The male and female each have a great head with a dark brown crest, a brown breast, and a gray face. Their bills are pink and their bellies are black.

They don’t really build their own nest; rather, they situate themselves in piles of debris or empty tree cavities and take advantage of whatever is already there.

Black Scoter (Diving Duck)

Black Scoter
  • Melanitta Americana
  • Length: 127 – 21 in (43 – 53 cm)
  • Weight: 387.4 oz (1088 g)
  • Wingspan: 30 – 35 in (76 – 89 cm)

In the Eastern part of the US, Black Scoters winter along the Atlantic and Gulf Coasts. However, they are not usually seen in Florida any further south than Dixie County in the west and Brevard County in the east.

The male Black Scoter is immediately recognizable, thanks to the orange bulge at the base of his bill. Aside from his orange bill, he is all black, including his eyes and legs.

Females are mottled in light brown, but their crown is dark brown. The female has gray cheeks and an all-black bill.

Blue-Winged Teal Duck (Dabbling Duck)

Blue-Winged Teal Duck
  • Spatula discors
  • Length: 15 – 17 in (38 – 43 cm)
  • Weight: 19.18 oz (544 g)
  • Wingspan: 23 -31 in (58 – 79 cm)

Blue-Winged Teal Ducks are rare nesting residents of Florida. They are much more common in the winter in grassy ponds and calm marshes.

To identify a male Blue-Winged Teal Duck, look for his gray head, mottled brown body, and the large, white crescent-shaped patch in front of his eyes. His speculum is green and he has a blue shoulder patch.

Females don’t have any distinctive markings on their face. They are brown-bodied with speckles all over. Both sexes are small ducks who eat a diet that mostly consists of seeds.

Blue-Winged Teal Ducks have unfortunately high mortality rates, which researchers believe is related to how far they migrate every year. They will travel all the way between Canada and South America twice a year.

Bufflehead (Diving Duck)

  • Bucephala albeola
  • Length: 13 – 16 in (33 – 41 cm)
  • Weight: 21.16 oz (600 g)
  • Wingspan: 22 in (55.8 cm)

Buffleheads spend the winter in northern Florida. They are found in the region’s inland ponds, and sometimes in protected coves along the coast.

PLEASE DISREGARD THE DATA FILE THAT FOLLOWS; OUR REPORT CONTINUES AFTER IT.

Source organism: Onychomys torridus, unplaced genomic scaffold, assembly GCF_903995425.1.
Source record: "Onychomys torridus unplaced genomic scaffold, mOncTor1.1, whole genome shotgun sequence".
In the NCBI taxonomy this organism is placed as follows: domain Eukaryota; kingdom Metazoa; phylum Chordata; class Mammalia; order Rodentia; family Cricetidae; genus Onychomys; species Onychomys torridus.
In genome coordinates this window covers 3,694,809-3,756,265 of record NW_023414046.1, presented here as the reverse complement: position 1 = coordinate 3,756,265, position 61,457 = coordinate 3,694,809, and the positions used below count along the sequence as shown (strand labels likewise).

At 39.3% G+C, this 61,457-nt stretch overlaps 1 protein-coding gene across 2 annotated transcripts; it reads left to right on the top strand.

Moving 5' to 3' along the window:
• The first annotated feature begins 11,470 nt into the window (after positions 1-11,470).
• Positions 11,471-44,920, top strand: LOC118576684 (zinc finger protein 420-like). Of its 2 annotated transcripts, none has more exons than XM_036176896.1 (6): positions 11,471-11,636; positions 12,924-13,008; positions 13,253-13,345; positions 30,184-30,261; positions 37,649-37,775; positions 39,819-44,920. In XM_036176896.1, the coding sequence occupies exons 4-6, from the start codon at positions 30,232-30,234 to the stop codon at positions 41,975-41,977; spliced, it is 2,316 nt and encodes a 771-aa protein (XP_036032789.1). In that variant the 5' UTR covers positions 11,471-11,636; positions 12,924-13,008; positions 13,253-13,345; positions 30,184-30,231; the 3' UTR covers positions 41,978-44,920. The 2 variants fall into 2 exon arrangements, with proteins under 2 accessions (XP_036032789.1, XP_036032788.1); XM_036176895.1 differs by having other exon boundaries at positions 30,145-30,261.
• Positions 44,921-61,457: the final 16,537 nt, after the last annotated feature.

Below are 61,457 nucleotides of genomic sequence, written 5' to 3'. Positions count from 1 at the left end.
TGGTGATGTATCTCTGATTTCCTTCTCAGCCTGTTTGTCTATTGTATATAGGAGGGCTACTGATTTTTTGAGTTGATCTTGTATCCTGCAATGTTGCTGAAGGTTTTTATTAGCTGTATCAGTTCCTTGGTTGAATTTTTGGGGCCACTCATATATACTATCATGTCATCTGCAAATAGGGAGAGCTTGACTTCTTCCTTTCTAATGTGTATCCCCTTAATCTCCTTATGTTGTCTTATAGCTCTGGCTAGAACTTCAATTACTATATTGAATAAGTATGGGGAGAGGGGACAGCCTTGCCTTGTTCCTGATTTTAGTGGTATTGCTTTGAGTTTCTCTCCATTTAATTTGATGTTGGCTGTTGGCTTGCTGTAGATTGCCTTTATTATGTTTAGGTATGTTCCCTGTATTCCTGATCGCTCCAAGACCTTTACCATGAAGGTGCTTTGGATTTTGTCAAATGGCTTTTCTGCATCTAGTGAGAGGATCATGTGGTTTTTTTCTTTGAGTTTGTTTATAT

As cavity-dwellers, they are also amenable to staying in nest boxes, which you can actually build on your own pretty easily!

Male and female Buffleheads earn their name from their large, fluffy heads. The male’s head is particularly flashy in a big, color-block pattern of white and iridescent green and purple. The female’s head is dark gray, and she has a white patch on each cheek.

If you have a chance to see a Bufflehead walking around on land, it can be a funny sight! The legs of these small ducks are set far back on their body, which means they are a bit clumsy.

Canvasback (Diving Duck)

  • Aythya valisineria
  • Length: 19 – 24 in (48 – 61 cm)
  • Weight: 58.48 oz (1657 g)
  • Wingspan: 28 – 36 in (71 – 91 cm)

Canvasbacks are regular winter residents of Florida, where they settle into ponds and marshes. Two places where they have recently been photographed are Apopka Lake and Viera Wetlands.

The Canvasback is the largest diving duck in North America. The male’s reddish-brown head boasts a large, sloping forehead. Most of his body is canvas-gray, and he has a thick black bill, red eyes, and a black tail.

Females have similar patterning to males but in more muted colors. They have red eyes instead of black ones.

Their diet consists of large amounts of wild celery, which is a native plant in Florida. One of the best ways to find Canvasbacks is to pay attention to where this plant grows.

Cinnamon Teal Duck (Dabbling Duck)

Cinnamon Teal
  • Spatula cyanoptera
  • Length: 11 inches
  • Weight: 12.6-18.2 ounces
  • Wingspan: 25 inches

Cinnamon Teal Ducks are rare visitors to Florida, but there are usually a few in the state every winter, including on Merrit Island.

The male Cinnamon Teal Duck is much more colorful in the summer than in the winter when he is in Florida.

His breeding season appearance features a dark, rusty-brown head and neck, black primary feathers, and green secondary feathers. During the winter, he has faded coloring and looks much like the female.

Females are coarsely mottled in dark and light brown. She has a thick, black bill.

Common Eider (Sea Duck)

Common Eider
  • Somateria mollissima
  • Length: 19.7-28.0 in (50-71.1 cm)
  • Weight: 45.9-92.1 oz (1300-2611 g)
  • Wingspan: 37.4-38.6 in (95-98 cm)

Common Eiders are rare winter visitors in Florida. Their breeding range is along the Arctic Ocean and Hudson Bay. Their non-breeding range extends down the Atlantic Coast, and some individuals end up making it all the way to Florida.

The male Common Eider is very large. He is black and white, with some light green coloring on the back of his neck. The color of a male’s bill can vary – some individuals have a greenish bill, while others are yellowish-orange. He has a black crown from his eyes to the top of his head.

The immature male is brown, as is the female. The biggest difference is that he will have white patches all over, but she will not.

The female Common Eider has dark brown and black barring on her body.

Eiderdown is in high demand for down-filled clothing, coats, pillows, etc, as it is incredibly soft and an excellent insulator.

It is still collected from Common Eider nests in the summertime, but only in Canada and Iceland. Strict international and national laws govern the harvesting of Eiderdown to avoid harming these ducks.

Common Goldeneye (Sea Duck)

Common Goldeneye
  • Bucephala clangula
  • Length: 16-20 inches
  • Weight: Approximately 1.8 pounds
  • Wingspan: 30.3-32.7 inches

Common Goldeneyes spend the winter in most of the US after breeding across Canada. One of the only areas that they avoid is the US southeast and inland Florida. However, they are found along the Atlantic and Gulf Coast, but only in the northern part of the state.